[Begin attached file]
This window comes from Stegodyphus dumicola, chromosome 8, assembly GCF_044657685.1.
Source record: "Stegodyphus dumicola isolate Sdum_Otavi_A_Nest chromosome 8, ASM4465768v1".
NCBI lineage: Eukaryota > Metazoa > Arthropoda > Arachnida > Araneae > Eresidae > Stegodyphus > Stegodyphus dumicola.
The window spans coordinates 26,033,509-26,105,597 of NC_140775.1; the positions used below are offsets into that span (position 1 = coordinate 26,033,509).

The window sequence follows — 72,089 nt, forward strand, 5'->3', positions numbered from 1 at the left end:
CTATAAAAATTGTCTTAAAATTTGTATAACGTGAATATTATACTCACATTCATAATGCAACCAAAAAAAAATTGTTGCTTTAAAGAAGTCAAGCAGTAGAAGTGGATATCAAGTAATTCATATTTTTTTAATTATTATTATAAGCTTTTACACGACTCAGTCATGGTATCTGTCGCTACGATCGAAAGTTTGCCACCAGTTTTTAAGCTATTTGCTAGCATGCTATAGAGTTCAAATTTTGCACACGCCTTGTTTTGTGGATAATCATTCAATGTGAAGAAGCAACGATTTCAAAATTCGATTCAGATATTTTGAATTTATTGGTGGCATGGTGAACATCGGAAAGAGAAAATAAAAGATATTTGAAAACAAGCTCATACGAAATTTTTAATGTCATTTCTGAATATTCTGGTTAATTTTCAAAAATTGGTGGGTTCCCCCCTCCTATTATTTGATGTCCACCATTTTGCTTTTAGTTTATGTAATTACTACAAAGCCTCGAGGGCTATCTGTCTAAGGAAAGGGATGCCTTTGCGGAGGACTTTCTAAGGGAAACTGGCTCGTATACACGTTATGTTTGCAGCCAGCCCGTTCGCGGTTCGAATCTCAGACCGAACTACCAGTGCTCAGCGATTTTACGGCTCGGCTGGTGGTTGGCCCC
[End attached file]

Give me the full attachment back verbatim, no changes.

This window comes from Stegodyphus dumicola, chromosome 8, assembly GCF_044657685.1.
Source record: "Stegodyphus dumicola isolate Sdum_Otavi_A_Nest chromosome 8, ASM4465768v1".
NCBI lineage: Eukaryota > Metazoa > Arthropoda > Arachnida > Araneae > Eresidae > Stegodyphus > Stegodyphus dumicola.
The window spans coordinates 26,033,509-26,105,597 of NC_140775.1; the positions used below are offsets into that span (position 1 = coordinate 26,033,509).

The window sequence follows — 72,089 nt, forward strand, 5'->3', positions numbered from 1 at the left end:
CTATAAAAATTGTCTTAAAATTTGTATAACGTGAATATTATACTCACATTCATAATGCAACCAAAAAAAAATTGTTGCTTTAAAGAAGTCAAGCAGTAGAAGTGGATATCAAGTAATTCATATTTTTTTAATTATTATTATAAGCTTTTACACGACTCAGTCATGGTATCTGTCGCTACGATCGAAAGTTTGCCACCAGTTTTTAAGCTATTTGCTAGCATGCTATAGAGTTCAAATTTTGCACACGCCTTGTTTTGTGGATAATCATTCAATGTGAAGAAGCAACGATTTCAAAATTCGATTCAGATATTTTGAATTTATTGGTGGCATGGTGAACATCGGAAAGAGAAAATAAAAGATATTTGAAAACAAGCTCATACGAAATTTTTAATGTCATTTCTGAATATTCTGGTTAATTTTCAAAAATTGGTGGGTTCCCCCCTCCTATTATTTGATGTCCACCATTTTGCTTTTAGTTTATGTAATTACTACAAAGCCTCGAGGGCTATCTGTCTAAGGAAAGGGATGCCTTTGCGGAGGACTTTCTAAGGGAAACTGGCTCGTATACACGTTATGTTTGCAGCCAGCCCGTTCGCGGTTCGAATCTCAGACCGAACTACCAGTGCTCAGCGATTTTACGGCTCGGCTGGTGGTTGGCCCC